I like to watch episodes of the television series ‘Blue Bloods’ on Netflix. Blue Bloods http://bit.ly/2k6YaiU chronicles New York City police work through the lens of the Reagan family. Frank, the father, is the Commissioner of Police. Son Danny is a detective. Daughter Erin works as an Assistant District Attorney. Youngest son Jamie is a cop on the beat. A Roman Catholic family, the Reagans observe the tradition of Sunday family dinners preceded by conversation and prayer. These family-time scenes punctuate high drama street scenes of violence and pathos.
One episode I watched recently portrayed youngest son, Jamie, the cop on the beat, arresting a gravely wounded man who was about Jamie’s age. Another police officer at the scene of the crime had shot and injured the unnamed perpetrator after his fleeing partner-in-crime had fired his gun and wounded a third police officer. The arrested offender eventually was handcuffed to a hospital bed where Jamie was assigned to guard him.
Jamie initially berated the man in custody, but he overcame this angry reaction recognizing the humanity of the criminal shackled to the bed. When his wound became infected, the bound man (the script had yet to use his name) developed sepsis, a life-threatening condition. The young man asked Jamie if he could have a second phone call to contact his mother, who he had not seen for years. Jamie agreed and eventually brought the man’s mother to his hospital bed when, for the first time, viewers learned the man’s name was Wallace. The rapprochement depicted on the screen portrayed Wallace’s opening to remembered innocence, to forgiveness preceding even heinous crime.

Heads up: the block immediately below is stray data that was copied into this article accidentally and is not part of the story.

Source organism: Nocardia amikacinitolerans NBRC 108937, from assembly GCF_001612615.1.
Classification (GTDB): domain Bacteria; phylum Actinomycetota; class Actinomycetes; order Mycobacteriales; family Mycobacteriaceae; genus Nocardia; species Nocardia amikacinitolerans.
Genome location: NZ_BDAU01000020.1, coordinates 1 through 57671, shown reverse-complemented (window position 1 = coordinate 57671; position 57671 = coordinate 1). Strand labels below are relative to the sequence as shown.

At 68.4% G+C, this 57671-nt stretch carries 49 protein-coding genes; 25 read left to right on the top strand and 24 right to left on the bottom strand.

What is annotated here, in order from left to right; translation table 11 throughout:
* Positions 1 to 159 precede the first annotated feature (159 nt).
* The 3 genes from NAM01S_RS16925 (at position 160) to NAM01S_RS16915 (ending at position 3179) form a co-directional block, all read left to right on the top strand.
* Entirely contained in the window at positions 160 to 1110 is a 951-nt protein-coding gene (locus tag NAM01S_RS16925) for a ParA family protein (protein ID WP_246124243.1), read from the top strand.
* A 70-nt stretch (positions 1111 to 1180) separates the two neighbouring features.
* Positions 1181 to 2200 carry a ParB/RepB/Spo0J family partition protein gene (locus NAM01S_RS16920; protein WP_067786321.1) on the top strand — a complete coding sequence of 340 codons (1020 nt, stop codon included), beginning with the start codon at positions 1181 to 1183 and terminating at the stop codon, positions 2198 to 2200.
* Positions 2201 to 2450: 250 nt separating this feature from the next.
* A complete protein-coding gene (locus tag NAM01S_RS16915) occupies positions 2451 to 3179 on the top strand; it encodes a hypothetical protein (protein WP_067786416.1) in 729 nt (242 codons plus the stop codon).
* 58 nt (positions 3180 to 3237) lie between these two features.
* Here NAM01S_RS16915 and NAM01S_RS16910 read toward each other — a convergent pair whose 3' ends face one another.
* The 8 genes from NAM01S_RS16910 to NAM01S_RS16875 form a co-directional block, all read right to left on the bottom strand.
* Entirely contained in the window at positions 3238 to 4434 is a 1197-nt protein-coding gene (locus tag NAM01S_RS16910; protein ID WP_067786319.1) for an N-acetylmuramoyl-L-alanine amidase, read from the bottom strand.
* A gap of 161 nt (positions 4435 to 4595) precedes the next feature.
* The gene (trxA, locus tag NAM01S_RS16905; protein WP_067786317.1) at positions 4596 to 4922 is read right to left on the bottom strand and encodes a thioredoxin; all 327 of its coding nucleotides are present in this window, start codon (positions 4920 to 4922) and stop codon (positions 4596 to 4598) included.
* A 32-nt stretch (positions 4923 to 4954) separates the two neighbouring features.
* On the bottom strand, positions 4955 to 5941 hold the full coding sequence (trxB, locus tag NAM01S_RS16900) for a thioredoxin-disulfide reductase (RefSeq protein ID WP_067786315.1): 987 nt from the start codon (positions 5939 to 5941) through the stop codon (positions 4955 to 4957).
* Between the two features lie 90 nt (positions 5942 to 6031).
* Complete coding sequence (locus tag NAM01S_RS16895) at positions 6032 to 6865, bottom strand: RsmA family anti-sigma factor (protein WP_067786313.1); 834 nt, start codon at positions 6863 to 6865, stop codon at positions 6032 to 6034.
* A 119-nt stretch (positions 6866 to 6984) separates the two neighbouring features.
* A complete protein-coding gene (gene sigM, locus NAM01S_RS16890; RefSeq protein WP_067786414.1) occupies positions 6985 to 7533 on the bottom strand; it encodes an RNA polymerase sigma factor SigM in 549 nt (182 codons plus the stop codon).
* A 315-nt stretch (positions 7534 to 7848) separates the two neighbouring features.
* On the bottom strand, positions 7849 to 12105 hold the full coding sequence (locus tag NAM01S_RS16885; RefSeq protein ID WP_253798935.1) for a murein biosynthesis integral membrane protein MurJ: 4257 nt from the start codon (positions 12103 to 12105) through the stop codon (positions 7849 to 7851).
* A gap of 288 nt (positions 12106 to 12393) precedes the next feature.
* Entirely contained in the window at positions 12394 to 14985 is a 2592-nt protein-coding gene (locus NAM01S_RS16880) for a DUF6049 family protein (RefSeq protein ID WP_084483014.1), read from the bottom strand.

Jamie’s role made me think of the centurion at the foot of Jesus’s cross, who said: “Truly this man was God’s Son!” http://bible.oremus.org/?ql=352430554
Jamie and the centurion both represented easily identifiable, uniformed systems of law enforcement. Whether in uniform or not, each of us is conditioned to respond to ‘others’ by enforcing the rights and wrongs recreated in us by the social other. Before passing unforgiving judgments in daily interactions, we need to remember to love, to forgive, even as God loves us. http://bible.oremus.org/?ql=352430900